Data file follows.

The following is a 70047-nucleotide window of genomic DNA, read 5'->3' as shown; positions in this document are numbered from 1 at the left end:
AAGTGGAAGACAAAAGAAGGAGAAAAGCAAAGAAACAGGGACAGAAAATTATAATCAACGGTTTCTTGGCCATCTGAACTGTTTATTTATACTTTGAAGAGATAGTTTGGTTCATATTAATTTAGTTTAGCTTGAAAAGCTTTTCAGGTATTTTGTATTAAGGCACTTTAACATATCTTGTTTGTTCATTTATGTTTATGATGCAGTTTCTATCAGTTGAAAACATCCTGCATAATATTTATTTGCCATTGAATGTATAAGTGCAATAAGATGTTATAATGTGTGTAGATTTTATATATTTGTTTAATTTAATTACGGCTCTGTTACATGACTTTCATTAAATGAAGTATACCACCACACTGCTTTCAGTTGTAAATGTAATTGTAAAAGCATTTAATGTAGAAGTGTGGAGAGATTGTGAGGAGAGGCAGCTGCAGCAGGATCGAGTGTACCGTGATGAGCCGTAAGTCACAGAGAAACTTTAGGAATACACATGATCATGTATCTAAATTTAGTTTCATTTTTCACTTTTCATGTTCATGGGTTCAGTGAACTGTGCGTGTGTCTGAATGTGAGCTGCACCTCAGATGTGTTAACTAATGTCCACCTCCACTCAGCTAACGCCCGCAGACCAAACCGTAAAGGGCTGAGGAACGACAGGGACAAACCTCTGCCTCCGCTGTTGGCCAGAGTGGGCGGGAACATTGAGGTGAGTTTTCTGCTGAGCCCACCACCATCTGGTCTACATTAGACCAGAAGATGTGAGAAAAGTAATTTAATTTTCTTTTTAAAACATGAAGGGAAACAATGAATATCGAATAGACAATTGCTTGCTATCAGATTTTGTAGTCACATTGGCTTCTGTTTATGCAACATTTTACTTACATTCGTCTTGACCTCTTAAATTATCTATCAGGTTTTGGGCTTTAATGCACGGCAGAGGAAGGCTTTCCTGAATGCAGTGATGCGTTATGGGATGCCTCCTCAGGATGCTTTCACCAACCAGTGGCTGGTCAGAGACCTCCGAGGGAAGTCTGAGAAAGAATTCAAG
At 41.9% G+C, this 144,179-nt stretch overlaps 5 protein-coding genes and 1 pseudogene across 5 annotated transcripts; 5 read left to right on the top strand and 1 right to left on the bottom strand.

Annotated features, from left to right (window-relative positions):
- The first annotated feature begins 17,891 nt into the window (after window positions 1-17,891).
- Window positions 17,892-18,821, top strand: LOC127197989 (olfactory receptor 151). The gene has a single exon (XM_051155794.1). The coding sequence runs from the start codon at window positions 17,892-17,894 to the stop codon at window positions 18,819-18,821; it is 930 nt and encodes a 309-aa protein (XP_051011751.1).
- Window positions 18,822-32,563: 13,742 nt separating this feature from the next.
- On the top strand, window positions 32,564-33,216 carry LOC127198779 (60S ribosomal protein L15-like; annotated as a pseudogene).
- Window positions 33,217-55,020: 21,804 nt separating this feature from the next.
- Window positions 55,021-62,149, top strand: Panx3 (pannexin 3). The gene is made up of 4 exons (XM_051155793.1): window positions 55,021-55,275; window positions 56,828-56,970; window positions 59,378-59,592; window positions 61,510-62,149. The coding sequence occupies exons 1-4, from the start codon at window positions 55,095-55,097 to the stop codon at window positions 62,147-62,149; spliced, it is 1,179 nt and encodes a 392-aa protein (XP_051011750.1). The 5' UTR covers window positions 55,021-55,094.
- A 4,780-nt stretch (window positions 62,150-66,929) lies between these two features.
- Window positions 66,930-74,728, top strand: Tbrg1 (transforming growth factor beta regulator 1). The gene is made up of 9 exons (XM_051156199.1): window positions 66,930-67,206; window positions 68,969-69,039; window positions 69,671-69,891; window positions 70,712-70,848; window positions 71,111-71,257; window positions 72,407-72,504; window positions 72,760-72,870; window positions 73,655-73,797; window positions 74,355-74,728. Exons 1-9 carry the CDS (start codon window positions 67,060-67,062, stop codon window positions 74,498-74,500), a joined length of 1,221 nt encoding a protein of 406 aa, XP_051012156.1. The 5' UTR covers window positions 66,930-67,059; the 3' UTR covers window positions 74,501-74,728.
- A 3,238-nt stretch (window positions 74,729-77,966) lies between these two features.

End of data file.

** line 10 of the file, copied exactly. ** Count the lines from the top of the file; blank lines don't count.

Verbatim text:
- Window positions 55,021-62,149, top strand: Panx3 (pannexin 3). The gene is made up of 4 exons (XM_051155793.1): window positions 55,021-55,275; window positions 56,828-56,970; window positions 59,378-59,592; window positions 61,510-62,149. The coding sequence occupies exons 1-4, from the start codon at window positions 55,095-55,097 to the stop codon at window positions 62,147-62,149; spliced, it is 1,179 nt and encodes a 392-aa protein (XP_051011750.1). The 5' UTR covers window positions 55,021-55,094.